• Imagination: Fantasy Originality Creativity Artistic Interests: Appreciation for Music Aesthetics Fine Arts
  • Emotionality: Empathy Emotional Expressiveness Sensitivity to Others' Emotions
  • Adventurousness: Curiosity Risk-taking Exploratory Behavior
  • Intellect: Analytical Thinking Broad-mindedness Reflectiveness


Conscientiousness is a personality trait that is characterized by organization, attention to detail, and the ability to plan and follow through on tasks. People who are high in conscientiousness are typically organized, responsible, and reliable, while those who are low in conscientiousness may be more disorganized and impulsive. This trait is thought to be related to an individual's level of self-discipline and their ability to control their impulses and behave in a responsible manner.

  • Orderliness - being organized and paying attention to details.
  • Dutifulness - a strong sense of responsibility and obligation to fulfill tasks and duties.
  • Achievement striving - a strong drive to set and achieve personal and professional goals.
  • Self-discipline - the ability to control impulses and maintain focus towards goals.
  • Cautiousness - being prudent and avoiding risks.


These Sub-traits also break down to sub-sub-traits


  • Organization skills
  • Attention to detail
  • Neatness
  • Reliability



  • Responsibility
  • Dependability
  • Duty fulfillment
  • Obligation fulfillment


Achievement striving

  • Ambition
  • Drive
  • Determination
  • Goal orientation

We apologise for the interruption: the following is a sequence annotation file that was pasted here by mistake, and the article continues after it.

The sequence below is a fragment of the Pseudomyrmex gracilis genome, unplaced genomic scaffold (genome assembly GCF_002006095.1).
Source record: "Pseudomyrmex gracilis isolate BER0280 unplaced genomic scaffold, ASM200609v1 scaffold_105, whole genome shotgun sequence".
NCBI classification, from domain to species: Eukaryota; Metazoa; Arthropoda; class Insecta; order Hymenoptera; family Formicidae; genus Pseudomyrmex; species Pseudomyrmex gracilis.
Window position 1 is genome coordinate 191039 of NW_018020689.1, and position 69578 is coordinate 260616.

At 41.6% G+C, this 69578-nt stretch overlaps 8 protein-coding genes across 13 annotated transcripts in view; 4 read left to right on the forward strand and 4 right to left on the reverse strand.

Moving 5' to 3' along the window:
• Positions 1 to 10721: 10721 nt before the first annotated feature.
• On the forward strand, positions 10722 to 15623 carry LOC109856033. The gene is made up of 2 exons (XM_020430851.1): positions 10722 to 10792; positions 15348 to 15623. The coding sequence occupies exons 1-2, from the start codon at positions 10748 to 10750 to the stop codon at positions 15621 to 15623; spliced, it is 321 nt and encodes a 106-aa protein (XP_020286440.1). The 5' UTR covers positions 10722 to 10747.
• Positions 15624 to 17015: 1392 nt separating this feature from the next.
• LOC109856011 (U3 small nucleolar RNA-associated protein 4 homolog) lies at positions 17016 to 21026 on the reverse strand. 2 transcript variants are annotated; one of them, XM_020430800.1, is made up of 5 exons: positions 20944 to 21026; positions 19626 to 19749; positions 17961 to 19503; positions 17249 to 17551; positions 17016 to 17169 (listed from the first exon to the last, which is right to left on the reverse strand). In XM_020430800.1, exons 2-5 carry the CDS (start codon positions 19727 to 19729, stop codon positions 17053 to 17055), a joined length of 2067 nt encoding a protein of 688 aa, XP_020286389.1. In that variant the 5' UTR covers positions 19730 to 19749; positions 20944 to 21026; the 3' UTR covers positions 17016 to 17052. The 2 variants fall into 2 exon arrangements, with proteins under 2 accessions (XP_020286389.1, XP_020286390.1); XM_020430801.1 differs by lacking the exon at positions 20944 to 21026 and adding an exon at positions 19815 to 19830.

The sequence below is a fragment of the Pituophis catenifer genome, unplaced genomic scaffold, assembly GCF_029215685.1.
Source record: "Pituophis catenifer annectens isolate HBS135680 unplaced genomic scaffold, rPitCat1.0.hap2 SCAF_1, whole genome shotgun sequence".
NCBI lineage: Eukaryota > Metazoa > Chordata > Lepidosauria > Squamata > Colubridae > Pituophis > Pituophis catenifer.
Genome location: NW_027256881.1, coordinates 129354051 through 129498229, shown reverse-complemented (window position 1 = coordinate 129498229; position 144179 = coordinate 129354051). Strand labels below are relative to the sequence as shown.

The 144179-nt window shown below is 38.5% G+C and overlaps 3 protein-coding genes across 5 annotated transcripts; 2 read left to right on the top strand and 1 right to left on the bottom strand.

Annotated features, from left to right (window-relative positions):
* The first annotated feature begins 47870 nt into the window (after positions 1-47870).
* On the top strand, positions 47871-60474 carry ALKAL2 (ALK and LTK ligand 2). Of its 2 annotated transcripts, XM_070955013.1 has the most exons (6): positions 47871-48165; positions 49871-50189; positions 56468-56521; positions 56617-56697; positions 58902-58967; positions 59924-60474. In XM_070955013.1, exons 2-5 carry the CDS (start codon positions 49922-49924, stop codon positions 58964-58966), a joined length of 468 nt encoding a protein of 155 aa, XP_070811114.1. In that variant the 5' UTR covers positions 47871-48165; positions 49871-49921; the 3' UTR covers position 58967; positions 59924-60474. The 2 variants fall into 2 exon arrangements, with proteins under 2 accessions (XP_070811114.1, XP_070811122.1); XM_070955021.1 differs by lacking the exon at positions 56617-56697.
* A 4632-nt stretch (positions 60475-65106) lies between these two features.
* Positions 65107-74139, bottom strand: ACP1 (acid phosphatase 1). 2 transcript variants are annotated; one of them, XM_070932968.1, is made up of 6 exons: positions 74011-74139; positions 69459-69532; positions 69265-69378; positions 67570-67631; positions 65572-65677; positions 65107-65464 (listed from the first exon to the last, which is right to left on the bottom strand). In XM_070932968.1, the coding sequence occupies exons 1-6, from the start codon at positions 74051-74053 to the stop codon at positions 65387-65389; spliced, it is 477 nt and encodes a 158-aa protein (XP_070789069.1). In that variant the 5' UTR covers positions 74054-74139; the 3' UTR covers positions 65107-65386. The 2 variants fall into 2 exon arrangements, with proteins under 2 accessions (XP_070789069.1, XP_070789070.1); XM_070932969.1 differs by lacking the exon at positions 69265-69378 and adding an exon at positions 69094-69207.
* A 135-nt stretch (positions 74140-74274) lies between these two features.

• Self-control
  • Impulse control
  • Delay of gratification
  • Willpower



  • Prudence
  • Risk aversion
  • Carefulness
  • Thriftiness



Industriousness is often considered a sub-trait of Conscientiousness in the Big Five personality model. It refers to the tendency to be hardworking and productive, characterized by persistence, diligence, and a strong work ethic. In some frameworks, it may be considered a subcategory of the Achievement Striving sub-trait of Conscientiousness. In others, it may be considered a separate sub-trait within Conscientiousness, reflecting an individual's drive to engage in productive and meaningful work. Regardless of its exact categorization, Industriousness is closely related to Conscientiousness and is often used as a measure of an individual's work-related motivation and drive.

Disgust sensitivity

Disgust sensitivity is not typically considered a sub-trait of Conscientiousness in the Big Five personality model. The Big Five model focuses on five broad domains of personality that are believed to capture the most fundamental dimensions of individual differences in personality: Openness, Conscientiousness, Extraversion, Agreeableness, and Neuroticism. Disgust sensitivity refers to an individual's tendency to experience strong feelings of disgust in response to certain stimuli, such as physical or moral impurities, and it is not considered a part of the Conscientiousness domain.

However, it's possible that in some models or frameworks, disgust sensitivity may be related to or interact with Conscientiousness in some way. Personality is a complex and multi-faceted construct, and different models and frameworks may offer different ways of parsing and categorizing the various traits and sub-traits that make up an individual's personality.


Extraversion is one of the five major traits of personality, according to the five-factor model of personality. People who are high in extraversion are generally outgoing, talkative, energetic, and sociable. They tend to enjoy being around other people and seek out social situations, whereas people who are low in extraversion may be more introverted and reserved. Extraversion is often considered to be the opposite of introversion, and the two traits are thought to exist on a continuum.